In continuation with the discussion of the Jewish encounter with Rome, we will look into the diaspora of Jews in Italy. Way before the period of the great Roman-Jewish war, Jews have already existed in the Roman Empire, especially in Rome and Sicily. Looking at the history of Jews with Rome, there has already been extensive relations between Judea and Rome way before the wars and rebellions emerged.
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During this time, the Jews living in Italy had to deal with hints of xenophobia in their environment. Since they were coming from two different backgrounds, The Romans didn’t necessarily understand the behavior of Jews at times. Thus, it led to their fear of the unknown or unfamiliar. This can be based on some of the references to Jews that we can find in Roman literature from the 1st century. As a lot of Jews were brought to Rome as slaves, most Romans looked down on them due to their lower social status.
Post War Refugees
After the first Roman-Jewish war, a massive wave of post war refugees emerged. The Romans made a tremendous amount of political controversy out of the fall of Judea. This is partially the reason for the support shown towards the Flavian dynasty. The flavians had more humble beginnings compared to previous emperors, so they made an effort to highlight their military exploits in order to prove that they deserved to be the imperial ruler. This is apparent with The Arch of Titus and Judea Capta Coins that celebrate and promote their military victories.
Another interesting piece of evidence is the tombstone of a female prisoner from Jerusalem that dates from the 1st century. According to the marker, her name was Claudia Aster and she was married to a man named Tiberius Claudias who was an imperial freedman. You can kind of see a glimpse of the assimilation that takes place during those times. This particular evidence, shows how Jewish slaves started coming into society by marrying Roman individuals.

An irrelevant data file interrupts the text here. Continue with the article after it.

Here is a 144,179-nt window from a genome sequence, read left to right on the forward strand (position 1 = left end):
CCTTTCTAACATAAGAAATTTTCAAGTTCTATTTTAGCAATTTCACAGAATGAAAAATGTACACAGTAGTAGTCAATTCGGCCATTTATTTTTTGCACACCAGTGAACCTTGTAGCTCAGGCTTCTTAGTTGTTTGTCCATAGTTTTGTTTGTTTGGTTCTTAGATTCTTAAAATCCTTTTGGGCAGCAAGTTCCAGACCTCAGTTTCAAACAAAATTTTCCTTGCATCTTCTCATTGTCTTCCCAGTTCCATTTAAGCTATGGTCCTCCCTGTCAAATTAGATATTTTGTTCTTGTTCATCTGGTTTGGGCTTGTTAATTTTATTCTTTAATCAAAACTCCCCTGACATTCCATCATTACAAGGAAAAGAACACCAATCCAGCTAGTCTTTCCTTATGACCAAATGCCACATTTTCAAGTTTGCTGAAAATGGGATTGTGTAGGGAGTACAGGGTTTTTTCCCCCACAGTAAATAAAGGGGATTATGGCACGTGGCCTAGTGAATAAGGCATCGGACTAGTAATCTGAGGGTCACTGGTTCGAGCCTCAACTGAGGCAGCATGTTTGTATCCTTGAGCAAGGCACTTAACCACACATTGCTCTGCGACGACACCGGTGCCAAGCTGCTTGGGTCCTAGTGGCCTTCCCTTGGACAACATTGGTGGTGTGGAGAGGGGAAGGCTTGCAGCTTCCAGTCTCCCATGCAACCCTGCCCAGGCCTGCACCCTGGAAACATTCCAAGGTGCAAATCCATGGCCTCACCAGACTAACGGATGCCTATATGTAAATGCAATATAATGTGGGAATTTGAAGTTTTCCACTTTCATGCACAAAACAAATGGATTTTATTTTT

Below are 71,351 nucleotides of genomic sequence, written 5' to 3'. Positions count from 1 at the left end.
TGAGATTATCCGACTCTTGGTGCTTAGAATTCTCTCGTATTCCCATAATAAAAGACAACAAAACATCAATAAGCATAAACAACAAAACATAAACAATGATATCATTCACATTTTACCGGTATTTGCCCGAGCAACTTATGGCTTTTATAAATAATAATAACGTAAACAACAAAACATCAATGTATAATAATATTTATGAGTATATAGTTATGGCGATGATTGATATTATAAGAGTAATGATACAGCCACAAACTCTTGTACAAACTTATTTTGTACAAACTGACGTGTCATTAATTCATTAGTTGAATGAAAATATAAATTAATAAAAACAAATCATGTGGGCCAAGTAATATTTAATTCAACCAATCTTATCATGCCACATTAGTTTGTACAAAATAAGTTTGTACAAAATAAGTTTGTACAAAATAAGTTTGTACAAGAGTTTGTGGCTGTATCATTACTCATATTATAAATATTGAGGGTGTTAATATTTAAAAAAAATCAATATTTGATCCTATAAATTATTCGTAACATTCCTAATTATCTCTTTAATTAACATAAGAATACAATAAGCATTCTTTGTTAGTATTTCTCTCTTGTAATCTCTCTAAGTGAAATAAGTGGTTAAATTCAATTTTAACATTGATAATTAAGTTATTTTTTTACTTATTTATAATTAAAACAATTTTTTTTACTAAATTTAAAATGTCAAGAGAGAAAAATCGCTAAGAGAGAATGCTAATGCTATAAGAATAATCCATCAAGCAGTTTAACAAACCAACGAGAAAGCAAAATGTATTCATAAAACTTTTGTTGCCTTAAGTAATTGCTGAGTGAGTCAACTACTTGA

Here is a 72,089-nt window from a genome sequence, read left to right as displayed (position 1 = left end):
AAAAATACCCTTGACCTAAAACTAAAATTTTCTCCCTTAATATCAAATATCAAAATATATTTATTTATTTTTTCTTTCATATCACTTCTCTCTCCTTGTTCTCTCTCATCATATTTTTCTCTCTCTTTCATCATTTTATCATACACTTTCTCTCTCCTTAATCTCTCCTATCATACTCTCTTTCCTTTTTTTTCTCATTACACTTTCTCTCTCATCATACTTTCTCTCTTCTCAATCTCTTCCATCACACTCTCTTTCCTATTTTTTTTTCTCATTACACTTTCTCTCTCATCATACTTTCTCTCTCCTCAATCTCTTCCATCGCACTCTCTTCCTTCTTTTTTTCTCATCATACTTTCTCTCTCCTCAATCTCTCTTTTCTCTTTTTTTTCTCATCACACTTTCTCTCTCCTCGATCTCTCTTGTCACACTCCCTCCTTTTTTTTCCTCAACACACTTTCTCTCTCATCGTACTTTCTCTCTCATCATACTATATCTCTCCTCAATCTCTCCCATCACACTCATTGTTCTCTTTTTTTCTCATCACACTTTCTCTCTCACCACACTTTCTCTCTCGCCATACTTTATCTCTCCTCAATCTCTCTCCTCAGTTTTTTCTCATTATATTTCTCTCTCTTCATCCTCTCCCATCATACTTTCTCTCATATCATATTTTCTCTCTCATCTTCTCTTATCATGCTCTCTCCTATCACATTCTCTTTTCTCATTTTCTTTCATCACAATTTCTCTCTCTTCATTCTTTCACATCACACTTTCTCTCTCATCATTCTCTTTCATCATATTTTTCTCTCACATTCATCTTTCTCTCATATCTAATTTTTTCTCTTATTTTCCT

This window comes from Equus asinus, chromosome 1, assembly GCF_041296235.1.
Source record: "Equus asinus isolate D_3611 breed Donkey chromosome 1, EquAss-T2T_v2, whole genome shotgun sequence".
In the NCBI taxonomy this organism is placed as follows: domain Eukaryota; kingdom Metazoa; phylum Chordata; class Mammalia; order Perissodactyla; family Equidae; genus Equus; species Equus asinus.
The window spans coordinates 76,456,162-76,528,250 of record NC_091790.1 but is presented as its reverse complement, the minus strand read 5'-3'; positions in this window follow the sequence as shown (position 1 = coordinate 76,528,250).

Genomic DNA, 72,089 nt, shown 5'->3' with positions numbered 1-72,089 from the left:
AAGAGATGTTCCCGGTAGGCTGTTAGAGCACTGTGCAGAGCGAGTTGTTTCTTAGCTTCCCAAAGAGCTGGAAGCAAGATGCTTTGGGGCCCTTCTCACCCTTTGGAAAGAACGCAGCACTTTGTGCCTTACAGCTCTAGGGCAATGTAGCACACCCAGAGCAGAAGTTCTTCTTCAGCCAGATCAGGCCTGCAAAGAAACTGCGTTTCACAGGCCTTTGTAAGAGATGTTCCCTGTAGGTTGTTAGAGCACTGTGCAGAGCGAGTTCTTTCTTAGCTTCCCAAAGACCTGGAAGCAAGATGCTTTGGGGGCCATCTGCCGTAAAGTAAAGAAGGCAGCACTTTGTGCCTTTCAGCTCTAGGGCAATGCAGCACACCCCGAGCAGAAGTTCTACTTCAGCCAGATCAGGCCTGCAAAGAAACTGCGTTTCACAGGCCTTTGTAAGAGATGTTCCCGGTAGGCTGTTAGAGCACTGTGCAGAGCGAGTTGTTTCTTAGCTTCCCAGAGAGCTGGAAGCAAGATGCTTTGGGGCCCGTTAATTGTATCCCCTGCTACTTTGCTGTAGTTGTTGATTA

The strength of the Jewish community increased in the following centuries and this is attested by the establishment of catacombs for secondary burial, a classic Jewish practice that was also mentioned in The Talmud. In this practice, the Jewish community would transfer their dead to a specific location where they would be left there to decompose. After some time has passed, the family members of the deceased would come back to the site in order to collect the bones. These bones would then be finally transferred to the family crypt where they would be preserved.
Another evidence of a Jewish community in Rome is the Christian community. There have been debates regarding the suitable posture of the mother religion of Judaism, and over the course of the 1st-2nd century of the Christian movement, the gradual de-judaization is apparent. This can also depict a shift in the relationship between the Jewish and Christian community. In the early 4th century, there was still a strong Jewish community that’s even closely equal to the size of the Roman empire.
Jewish Life in Europe
The next phase of this particular time in history is the Jews becoming freedmen and following the legions all around Europe. Thus, evidence of Jewish life can be seen scattered in various remote Roman locations.
One piece of evidence found in Halbturn is the Halbturn Amulet. This flat piece of gold foil about 2.5×1.5 cm in size has greek letters written on the surface and it was originally folded into a small silver box as a type of amulet that is typically worn around the neck. This amulet was believed to be a kind of protection to ward off any unfortunate events. Interestingly, it was found on the skeleton of a child that was buried in a Roman gravesite. With the recent discoveries, it can be suggested that these communities may have been estranged to the usual Jewish practices back in the days.